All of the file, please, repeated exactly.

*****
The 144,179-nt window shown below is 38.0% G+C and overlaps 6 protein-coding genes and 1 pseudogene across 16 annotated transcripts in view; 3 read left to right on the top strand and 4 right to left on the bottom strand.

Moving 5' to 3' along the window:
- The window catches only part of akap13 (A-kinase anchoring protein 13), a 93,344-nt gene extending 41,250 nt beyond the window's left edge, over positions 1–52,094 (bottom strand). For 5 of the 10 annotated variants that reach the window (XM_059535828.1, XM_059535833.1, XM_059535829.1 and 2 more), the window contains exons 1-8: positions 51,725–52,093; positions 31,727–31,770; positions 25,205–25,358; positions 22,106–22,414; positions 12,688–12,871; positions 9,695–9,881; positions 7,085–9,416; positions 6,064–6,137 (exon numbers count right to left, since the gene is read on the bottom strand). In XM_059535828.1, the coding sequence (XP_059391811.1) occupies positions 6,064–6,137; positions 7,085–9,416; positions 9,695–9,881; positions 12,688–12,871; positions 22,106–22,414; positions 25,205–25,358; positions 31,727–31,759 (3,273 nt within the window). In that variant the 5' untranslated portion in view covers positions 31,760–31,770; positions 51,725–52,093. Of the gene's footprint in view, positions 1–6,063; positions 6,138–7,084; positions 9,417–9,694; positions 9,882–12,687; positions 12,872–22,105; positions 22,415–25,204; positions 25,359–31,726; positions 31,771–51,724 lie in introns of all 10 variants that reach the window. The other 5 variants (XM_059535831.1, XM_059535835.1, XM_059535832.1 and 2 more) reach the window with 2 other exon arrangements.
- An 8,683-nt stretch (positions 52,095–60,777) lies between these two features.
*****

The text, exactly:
The 144,179-nt window shown below is 38.0% G+C and overlaps 6 protein-coding genes and 1 pseudogene across 16 annotated transcripts in view; 3 read left to right on the top strand and 4 right to left on the bottom strand.

Moving 5' to 3' along the window:
- The window catches only part of akap13 (A-kinase anchoring protein 13), a 93,344-nt gene extending 41,250 nt beyond the window's left edge, over positions 1–52,094 (bottom strand). For 5 of the 10 annotated variants that reach the window (XM_059535828.1, XM_059535833.1, XM_059535829.1 and 2 more), the window contains exons 1-8: positions 51,725–52,093; positions 31,727–31,770; positions 25,205–25,358; positions 22,106–22,414; positions 12,688–12,871; positions 9,695–9,881; positions 7,085–9,416; positions 6,064–6,137 (exon numbers count right to left, since the gene is read on the bottom strand). In XM_059535828.1, the coding sequence (XP_059391811.1) occupies positions 6,064–6,137; positions 7,085–9,416; positions 9,695–9,881; positions 12,688–12,871; positions 22,106–22,414; positions 25,205–25,358; positions 31,727–31,759 (3,273 nt within the window). In that variant the 5' untranslated portion in view covers positions 31,760–31,770; positions 51,725–52,093. Of the gene's footprint in view, positions 1–6,063; positions 6,138–7,084; positions 9,417–9,694; positions 9,882–12,687; positions 12,872–22,105; positions 22,415–25,204; positions 25,359–31,726; positions 31,771–51,724 lie in introns of all 10 variants that reach the window. The other 5 variants (XM_059535831.1, XM_059535835.1, XM_059535832.1 and 2 more) reach the window with 2 other exon arrangements.
- An 8,683-nt stretch (positions 52,095–60,777) lies between these two features.